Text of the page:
Reading Psychology (2017)

This journal publishes original manuscripts in the fields of literacy, reading, and related psychology disciplines. Articles appear in the form of completed research; practitioner-based "experiential" methods or philosophical statements; teacher and counselor preparation services for guiding all levels of reading skill development, attitudes, and interests; programs or materials; and literary or humorous contributions. All research articles in this journal have undergone rigorous peer review, based on initial editor screening and anonymous refereeing by two anonymous referees. 


Exploring the impact of engaged teachers on implementation fidelity and reading skill gains in a blended learning reading program

Schechter, R., Kazakoff, E.R., Bundschuh, K., Prescott, J.E.,  Macaruso, P.


The number of K–12 classrooms adopting blended learning models is rapidly increasing and represents a cultural shift in teaching and learning; however, fidelity of implementation of these new blended learning programs varies widely. This study aimed to examine the role of teacher engagement in student motivation and achievement in a blended learning environment. Reading skill data were analyzed from 19,366 students across 624 schools led by teachers defined as engaged users of a blended learning reading program (Lexia Core5 Reading [Core5]). Results showed significant improvements in reading skills during the analyzed period for the students of the engaged teachers in comparison to neighboring classrooms (171,850 students in the same 624 schools) of less engaged teachers.

Key Findings and Implications

  • Students of participating teachers began the study with significantly higher Core5 online usage fidelity and units completed than students of teachers not participating in the usage contest.  Results of this pre-contest comparison indicated teachers who participated in the contest, on average, were more engaged with the blended learning program and monitoring fidelity of use prior to the contest than non-participating teachers.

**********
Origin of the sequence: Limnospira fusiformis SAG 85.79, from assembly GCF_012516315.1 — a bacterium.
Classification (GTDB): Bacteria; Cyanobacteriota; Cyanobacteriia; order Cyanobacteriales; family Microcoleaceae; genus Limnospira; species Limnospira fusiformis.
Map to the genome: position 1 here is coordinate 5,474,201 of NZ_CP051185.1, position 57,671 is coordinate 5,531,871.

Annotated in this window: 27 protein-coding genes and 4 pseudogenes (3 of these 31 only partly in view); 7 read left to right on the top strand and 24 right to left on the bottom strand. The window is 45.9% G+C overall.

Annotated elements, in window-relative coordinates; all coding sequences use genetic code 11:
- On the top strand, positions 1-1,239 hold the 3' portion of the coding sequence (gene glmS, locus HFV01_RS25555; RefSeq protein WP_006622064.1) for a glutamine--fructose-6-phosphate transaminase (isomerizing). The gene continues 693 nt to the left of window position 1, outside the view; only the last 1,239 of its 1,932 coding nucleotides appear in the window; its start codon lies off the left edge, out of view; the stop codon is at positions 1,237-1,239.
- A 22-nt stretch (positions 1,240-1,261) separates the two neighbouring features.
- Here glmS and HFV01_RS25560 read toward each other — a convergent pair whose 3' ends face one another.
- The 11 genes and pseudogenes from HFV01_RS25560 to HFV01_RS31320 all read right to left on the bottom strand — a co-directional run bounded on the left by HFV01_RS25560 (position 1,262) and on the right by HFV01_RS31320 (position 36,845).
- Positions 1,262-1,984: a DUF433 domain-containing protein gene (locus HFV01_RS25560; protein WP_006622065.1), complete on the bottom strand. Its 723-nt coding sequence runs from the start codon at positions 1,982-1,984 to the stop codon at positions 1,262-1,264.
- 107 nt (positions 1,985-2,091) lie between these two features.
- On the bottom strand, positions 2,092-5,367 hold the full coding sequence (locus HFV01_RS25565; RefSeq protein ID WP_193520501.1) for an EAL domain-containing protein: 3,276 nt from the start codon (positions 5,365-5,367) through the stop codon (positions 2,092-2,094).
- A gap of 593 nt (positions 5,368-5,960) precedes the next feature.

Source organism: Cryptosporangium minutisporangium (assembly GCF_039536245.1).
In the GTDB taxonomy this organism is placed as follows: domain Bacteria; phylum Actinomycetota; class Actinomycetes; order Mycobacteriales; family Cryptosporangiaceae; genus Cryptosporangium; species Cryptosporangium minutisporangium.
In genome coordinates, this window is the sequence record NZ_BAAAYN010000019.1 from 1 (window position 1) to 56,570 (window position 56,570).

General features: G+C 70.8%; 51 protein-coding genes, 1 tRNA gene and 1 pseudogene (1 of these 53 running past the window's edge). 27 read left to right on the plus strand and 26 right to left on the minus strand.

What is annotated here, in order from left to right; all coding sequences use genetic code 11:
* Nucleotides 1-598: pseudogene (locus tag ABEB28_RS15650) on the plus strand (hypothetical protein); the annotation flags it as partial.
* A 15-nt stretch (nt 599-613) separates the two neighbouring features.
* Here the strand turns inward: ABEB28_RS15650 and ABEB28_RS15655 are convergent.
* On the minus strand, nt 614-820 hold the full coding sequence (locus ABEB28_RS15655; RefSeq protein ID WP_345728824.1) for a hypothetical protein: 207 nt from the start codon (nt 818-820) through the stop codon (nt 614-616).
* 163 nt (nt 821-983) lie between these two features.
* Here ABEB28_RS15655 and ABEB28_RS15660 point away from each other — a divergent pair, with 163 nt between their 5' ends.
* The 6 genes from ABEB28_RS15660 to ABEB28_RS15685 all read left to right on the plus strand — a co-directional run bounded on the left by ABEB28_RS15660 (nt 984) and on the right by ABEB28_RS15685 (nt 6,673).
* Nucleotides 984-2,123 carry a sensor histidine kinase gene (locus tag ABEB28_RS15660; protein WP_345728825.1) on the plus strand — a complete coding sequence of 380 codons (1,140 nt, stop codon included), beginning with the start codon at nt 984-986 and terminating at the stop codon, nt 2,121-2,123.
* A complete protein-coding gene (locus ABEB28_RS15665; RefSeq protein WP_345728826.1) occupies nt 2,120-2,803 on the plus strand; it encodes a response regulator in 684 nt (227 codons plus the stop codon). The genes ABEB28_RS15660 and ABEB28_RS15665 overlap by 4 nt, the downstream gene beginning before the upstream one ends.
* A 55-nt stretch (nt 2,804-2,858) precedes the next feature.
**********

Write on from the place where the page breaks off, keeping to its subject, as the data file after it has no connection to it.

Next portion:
• Students in classrooms that participated in the contest had higher fidelity of use during the contest and, consequently, more time to complete reading units in Core5 compared to students in neighboring non-participating classrooms.

  • A post-contest comparison showed that students in participating classrooms had significantly more units gained in Core5 than students in non-participating classrooms.  This study demonstrated with a large national sample that teacher engagement had a significant impact on student progress in reading. This study confirmed prior research on the importance of engaged teachers for positive student outcomes.

  • Professional development that fosters an environment where teachers believe they can successfully implement innovative programs (e.g., Core5) in their classrooms are particularly valuable (Abrami, Poulsen, & Chambers, 2004). Lexia’s Implementation Support Packages offerings can help empower teachers to be more engaged with their students, leading to better student outcomes.


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